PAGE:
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A climate of caring

Carol Ziegler, DNP’12, MSN’06, spent her younger years discussing climate change with her environmentalist father, but it wasn’t until a trip to Kenya in 2009 that she saw the direct impact it could have on every aspect of a society.

by Kelsey Herbers

Photography by John Russell and Susan Urmy

Carol Ziegler photographed at Vanderbilt University School of Engineering-Metro Water Services Renewable Energy Site at Love Circle (VUSE-MWS)

“They’re agrarian, so their lives are dependent on weather,” Ziegler said of the population in Kitale, Kenya. “I’ve always known about climate change, but I didn’t really see the role of health care providers until I was there. That’s when I started tying together the links between health and climate and thought, ‘Where are the nurses, and why aren’t we talking about this?’”

Ziegler joined Vanderbilt University School of Nursing four years later and teaches in the nurse-midwifery/family nurse practitioner dual focus program. She also coordinates global health initiatives for the School of Nursing and is affiliated with the Vanderbilt Institute for Global Health.

Fueled by her interest and commitment to global health, Ziegler applied to teach a University Course in 2018, a new Vanderbilt University initiative to promote novel and creative transinstitutional learning.

She proposed “Planetary Health, Policy and Social Justice,” an innovative class that would explore the intersections of primary health care, planetary health, climate change, social justice and policy. In keeping with the initiative’s focus, it would endeavor to address one of today’s most captivating challenges and be open to undergraduate and graduate students from all 10 Vanderbilt schools.

Ziegler’s proposal was one of five selected for the 2018-19 academic year. The three-credit-hour course launched as an elective in January. Drawing undergraduates from the School of Engineering and Peabody College and graduate students from Nursing, Engineering and Owen Graduate School of Management, the course stresses interprofessional teamwork, cultural sensitivity and addressing health disparities.

Connected solutions

“Climate change is a fundamentally interdisciplinary problem,” said Jonathan Gilligan, PhD, associate professor of Earth and Environmental Sciences in the College of Arts and Science and a guest lecturer for the course. “To understand it, one must understand connections between the economy, energy technology, the Earth’s physical climate system, ecosystems and human health. Each of these things interacts with all of the others, so we can’t make good decisions unless we are thinking about all of the parts.”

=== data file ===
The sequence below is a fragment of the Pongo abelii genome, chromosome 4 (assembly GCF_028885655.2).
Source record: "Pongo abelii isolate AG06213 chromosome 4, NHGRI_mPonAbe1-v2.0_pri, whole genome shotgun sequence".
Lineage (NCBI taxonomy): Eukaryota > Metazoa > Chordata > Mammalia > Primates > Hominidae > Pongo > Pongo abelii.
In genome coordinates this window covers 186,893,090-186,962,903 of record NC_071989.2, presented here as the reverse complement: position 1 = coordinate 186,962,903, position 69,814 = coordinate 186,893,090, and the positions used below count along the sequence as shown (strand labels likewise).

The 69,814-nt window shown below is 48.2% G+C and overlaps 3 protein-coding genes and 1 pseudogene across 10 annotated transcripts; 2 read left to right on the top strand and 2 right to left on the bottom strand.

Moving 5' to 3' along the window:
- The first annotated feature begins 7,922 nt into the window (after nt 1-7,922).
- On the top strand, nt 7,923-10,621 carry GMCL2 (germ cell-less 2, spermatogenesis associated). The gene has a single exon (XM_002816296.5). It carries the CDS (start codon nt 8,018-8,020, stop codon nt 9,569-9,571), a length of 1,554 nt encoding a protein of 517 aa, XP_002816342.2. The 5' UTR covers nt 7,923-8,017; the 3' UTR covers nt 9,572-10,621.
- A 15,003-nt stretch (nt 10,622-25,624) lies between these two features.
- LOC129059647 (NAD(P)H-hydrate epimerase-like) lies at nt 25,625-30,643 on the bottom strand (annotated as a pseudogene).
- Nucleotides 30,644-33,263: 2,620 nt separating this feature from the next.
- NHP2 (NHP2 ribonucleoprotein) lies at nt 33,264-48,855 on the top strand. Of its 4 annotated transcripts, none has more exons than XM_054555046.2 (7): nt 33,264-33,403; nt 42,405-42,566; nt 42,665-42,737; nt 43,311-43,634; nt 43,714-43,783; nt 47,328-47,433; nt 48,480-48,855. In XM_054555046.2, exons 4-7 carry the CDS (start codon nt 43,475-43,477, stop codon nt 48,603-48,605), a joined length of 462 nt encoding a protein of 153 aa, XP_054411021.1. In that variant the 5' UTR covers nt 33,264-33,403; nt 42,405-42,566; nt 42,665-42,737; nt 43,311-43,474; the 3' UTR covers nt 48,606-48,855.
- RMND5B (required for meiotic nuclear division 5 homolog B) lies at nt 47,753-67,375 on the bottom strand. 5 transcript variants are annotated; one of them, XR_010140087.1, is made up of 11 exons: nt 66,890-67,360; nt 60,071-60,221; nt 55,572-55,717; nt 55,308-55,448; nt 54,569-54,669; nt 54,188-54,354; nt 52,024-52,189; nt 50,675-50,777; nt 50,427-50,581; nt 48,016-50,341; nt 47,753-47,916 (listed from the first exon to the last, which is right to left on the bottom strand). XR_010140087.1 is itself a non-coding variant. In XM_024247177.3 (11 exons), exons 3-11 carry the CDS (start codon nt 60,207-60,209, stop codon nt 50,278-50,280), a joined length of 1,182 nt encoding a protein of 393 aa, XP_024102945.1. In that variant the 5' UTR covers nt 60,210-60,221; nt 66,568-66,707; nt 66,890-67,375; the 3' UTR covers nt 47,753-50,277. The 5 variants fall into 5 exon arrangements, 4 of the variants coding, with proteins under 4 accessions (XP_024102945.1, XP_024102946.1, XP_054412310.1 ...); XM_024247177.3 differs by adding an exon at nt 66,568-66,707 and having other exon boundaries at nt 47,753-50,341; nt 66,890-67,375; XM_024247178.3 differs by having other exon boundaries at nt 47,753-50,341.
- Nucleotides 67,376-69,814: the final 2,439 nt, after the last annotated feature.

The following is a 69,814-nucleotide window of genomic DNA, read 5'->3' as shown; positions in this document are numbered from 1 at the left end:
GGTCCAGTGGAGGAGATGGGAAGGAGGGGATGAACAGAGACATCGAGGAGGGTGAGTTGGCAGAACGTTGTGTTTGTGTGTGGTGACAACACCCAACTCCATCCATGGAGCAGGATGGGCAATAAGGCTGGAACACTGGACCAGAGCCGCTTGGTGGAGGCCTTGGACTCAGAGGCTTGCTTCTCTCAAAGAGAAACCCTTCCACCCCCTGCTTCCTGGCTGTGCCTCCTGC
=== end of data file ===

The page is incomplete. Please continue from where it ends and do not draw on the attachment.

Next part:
Ziegler believes that climate change is the best scaffold for interprofessional learning. “It’s an existential threat, and that’s a good way to get people to align with one another,” she said. “It’s often presented as a political issue, but it’s really about human survival. The increase in weather events and the number of hot days is affecting the lifespan of carbon-based life on Earth. So, the question becomes, ‘How do we move through that in a way that’s not politically divisive and is cooperative rather than competitive?’”

As their community project, PreSpecialty student Joshua Lehrer and Vanderbilt School of Engineering graduate student Charles Doktycz propose that the former University Club be replaced with sustainable housing for graduate students. Photo by Susan Urmy.

According to Vanderbilt Law School Professor Michael Vandenbergh, JD, the David Daniels Allen Distinguished Professor of Law and also a guest lecturer for Ziegler’s course, approaching these issues through a health care lens may help bring unity to an often-controversial topic.

“Climate change is one of the most polarized issues in the country, but support for public health has appeal across the political spectrum,” Vandenbergh said. “When people understand that climate change poses a genuine threat to public health, this perspective can help them keep an open mind to interdisciplinary approaches to research and to adopting common sense solutions.”

The role of nursing

Within the health care spectrum, Ziegler believes nurses are uniquely situated to discuss climate change due to their position on the frontlines of care across the globe.

“Nursing is on the forefront of seeing the impacts of climate change, so I think we’re equipped to speak to how things like air quality and heat will impact people’s health. We’re also equipped to speak to how tertiary impacts like food shortages, conflict and migration will all impact health and health systems,” Ziegler said. “We need to be educated on how these impacts look and how we can help adapt and relay information to our populations and back across to policymakers.”

Nurses are also poised to compress the time it takes to turn health issues seen on the ground into meaningful change.

“We’re good at making issues feel personal. If we can talk to people about quitting smoking and make it personal by relating it to lung cancer — taking this broad, abstract concept and turning it into a physical action you can take to avoid it — then I think we have the language to do that broadly about issues like climate change,” Ziegler said.

Because climate change causes unpredictable impacts that vary by environment, a better understanding of weather-related health consequences can prepare nurses for major public health emergencies as well as inform them of factors that may affect patients over time.